Community Scores Major Win as City Rejects Oil Company Plan for Gas Burner

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August 1, 2016 · Posted in Commentary 
24-foot-high CEB 800 gas burner with human figure to show scale. Zoning Administrator ruled that it belongs in an industrial zone, not next to homes and an AIDS clinic.

24-foot-high CEB 800 gas burner with human figure to show scale. Zoning Administrator ruled that it belongs in an industrial zone, not next to homes and an AIDS clinic.

Leslie Evans

A three-year fight ended with victory for a West Adams community when Los Angeles Associate Zoning Administrator Charles Rausch on June 30 said no to an oil company’s plan to install a massive gas burner in a residential neighborhood. The case involved the Murphy Drill Site at 2126 W. Adams Blvd., owned by the Freeport-McMoRan Oil and Gas Company, a subsidiary of the world’s largest copper mining company.

The Murphy site operates 22 active oil wells on 3.25 acres of land leased from the Catholic Archdiocese of Los Angeles. The drill site is surrounded by a convent, an AIDs clinic, an apartment house, and a string of single family homes.

In the summer of 2013, Freeport filed a request with the L.A. Planning Department to install a CEB 800 gas burner to flare off excess natural gas, a byproduct of oil extraction. The site uses part of the gas to run micro turbines that generate a third of its electricity; they pump some of it back into the ground into 7 induction wells, and the remainder was being sold to the Southern California Gas Company. The company told the Planning Department that a small excess that couldn’t be sold needed to be burned off, and that was the reason to install the new flare burner, a 24-foot-high piece of equipment.

The community did not initially object to the burner, but did oppose its planned location. About two-thirds of the drill site is used for the oil facility. That faces Adams Blvd. on the north, and is surrounded by a high concrete block wall. The remaining third of the property, on the south, faces 27th Street and is landscaped as parkland. The company proposed to put the new burner on the outside of the south wall, in the parkland section. The United Neighborhoods Neighborhood Council (UNNC) opposed this but lost when the burner was approved in a December 2013 Zoning Administrator ruling. The council and several local residents, including UCLA historian Michael Salman, appealed the decision. They were supported by Los Angeles City Council President Herb Wesson.

As the neighborhood council and local residents learned more about the gas flare burner they concluded that it was too dangerous to be operated in close proximity to homes. Jeff Camp, president of the UNNC and a member of Southwest LAPD’s CPAB chapter, told the L.A. Times July 6, “To have a gas flare burning right next to an apartment building – it was a concern right up front.” The latest decision, siding with the community, is the result of their appeal.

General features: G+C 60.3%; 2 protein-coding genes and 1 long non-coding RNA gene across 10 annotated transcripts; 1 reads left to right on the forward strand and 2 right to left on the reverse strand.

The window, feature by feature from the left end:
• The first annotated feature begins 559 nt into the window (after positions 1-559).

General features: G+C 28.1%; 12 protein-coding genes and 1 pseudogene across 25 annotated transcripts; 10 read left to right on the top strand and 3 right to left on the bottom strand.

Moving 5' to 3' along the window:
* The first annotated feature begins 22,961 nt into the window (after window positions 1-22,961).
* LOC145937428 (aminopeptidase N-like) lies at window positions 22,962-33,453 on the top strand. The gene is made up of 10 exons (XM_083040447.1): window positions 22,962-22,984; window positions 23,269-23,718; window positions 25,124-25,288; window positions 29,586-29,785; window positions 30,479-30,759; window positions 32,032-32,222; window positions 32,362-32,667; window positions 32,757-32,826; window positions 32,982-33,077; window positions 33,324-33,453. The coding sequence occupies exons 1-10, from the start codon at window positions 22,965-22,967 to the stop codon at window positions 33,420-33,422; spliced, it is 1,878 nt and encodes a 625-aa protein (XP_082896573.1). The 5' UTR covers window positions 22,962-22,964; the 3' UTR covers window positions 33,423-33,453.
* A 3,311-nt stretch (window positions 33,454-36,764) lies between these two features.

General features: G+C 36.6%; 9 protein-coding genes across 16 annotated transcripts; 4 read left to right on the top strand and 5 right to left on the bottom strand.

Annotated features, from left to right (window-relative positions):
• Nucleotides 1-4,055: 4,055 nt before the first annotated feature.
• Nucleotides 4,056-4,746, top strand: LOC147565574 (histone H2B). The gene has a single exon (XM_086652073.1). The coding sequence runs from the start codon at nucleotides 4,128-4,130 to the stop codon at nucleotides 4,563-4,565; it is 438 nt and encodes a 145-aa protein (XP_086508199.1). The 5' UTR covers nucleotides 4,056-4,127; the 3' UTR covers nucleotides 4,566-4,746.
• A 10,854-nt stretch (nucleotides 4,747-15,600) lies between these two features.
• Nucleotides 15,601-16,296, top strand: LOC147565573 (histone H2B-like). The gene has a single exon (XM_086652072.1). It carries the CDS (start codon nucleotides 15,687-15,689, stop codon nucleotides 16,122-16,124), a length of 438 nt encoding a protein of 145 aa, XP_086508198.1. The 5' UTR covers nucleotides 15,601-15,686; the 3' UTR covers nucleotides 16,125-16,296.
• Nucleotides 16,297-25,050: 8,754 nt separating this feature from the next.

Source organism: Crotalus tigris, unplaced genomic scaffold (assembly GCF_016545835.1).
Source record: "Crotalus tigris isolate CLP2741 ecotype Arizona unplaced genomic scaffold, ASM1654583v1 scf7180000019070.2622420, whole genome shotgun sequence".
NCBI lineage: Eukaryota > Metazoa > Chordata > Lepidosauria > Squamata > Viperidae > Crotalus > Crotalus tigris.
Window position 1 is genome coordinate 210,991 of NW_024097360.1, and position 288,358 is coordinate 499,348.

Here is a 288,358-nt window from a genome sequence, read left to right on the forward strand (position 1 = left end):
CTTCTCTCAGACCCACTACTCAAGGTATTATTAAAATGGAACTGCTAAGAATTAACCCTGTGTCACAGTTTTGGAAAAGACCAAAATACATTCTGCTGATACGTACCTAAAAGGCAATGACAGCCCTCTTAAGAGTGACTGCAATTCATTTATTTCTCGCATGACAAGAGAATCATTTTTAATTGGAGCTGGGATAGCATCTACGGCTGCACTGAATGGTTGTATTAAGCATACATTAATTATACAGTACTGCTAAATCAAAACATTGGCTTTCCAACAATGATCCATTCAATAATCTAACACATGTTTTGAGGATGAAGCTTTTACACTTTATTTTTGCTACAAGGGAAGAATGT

The clincher in rejecting the burner for Associate Zoning Administrator Rausch was input from the Fire Department, which the previous administrator who approved the project had failed to secure. Rausch’s June 30, 2016, decision reported:

“The Fire Department has expressed concern over the fire safety of an open air flare during Santa Ana wind conditions when debris from nearby palm trees and other jetsam could blow through the flare, ignite and become flaming missiles in a residential neighborhood during high wind conditions.” Rausch ruled that this kind of equipment could be installed only in industrial zones.

Ironically, Freeport-McMoRan weakened their own case by insisting that the CEB 800 burner was an incidental accessory, not essential to the oil extraction. Their aim was to avoid an environmental impact review that could have been triggered if they installed major new equipment. But the flare burner is needed now, far more than when it was first proposed three years ago.

Excess natural gas cannot legally be let loose in the air, and there are only a few ways to get rid of it. Whatever part can’t be used by the site’s electric generators or be reinjected into the ground can only be removed from the site via the underground pipe that goes to the Gas Company. But the Gas Company has recently canceled their agreement to buy gas from the Murphy site. Stove and home furnace gas is pure methane. The stuff that comes out of the ground at the oil drill site is a mixture of methane with propane and butane. The Gas Company had grandfathered the purchase in, but has now decided they don’t want to deal with the impurities.

That means that the amount of natural gas that would have to be flared away has increased monumentally. The company in their presentation to the Zoning hearing put it at 400,000 cubic feet a day, enough to heat and run stoves in some 3,650 California homes. This may mean that Freeport-McMoRan will have to drastically cut back production from its 22 wells.

Freeport-McMoRan bought into the oil business only in 2013, paying $19 billion to the Plains Exploration Company for its holdings, which included the large Inglewood Oil Field as well as the Murphy and Jefferson drill sites in West Adams. In large part due to the 2014 crash in oil prices, the company is now $20 billion in debt and is said to be trying to sell all of its oil interests for just $3 billion.

Community members, supported by Herb Wesson, have also called for the installation of state of the art emission monitoring systems, something provided for in city code, which calls for installing “proven technological improvements” at oil facilities. “We don’t require fire alarms only at buildings that have already had fires,” Michael Salman told the L.A. Times.

Murphy drill site.

Murphy drill site.


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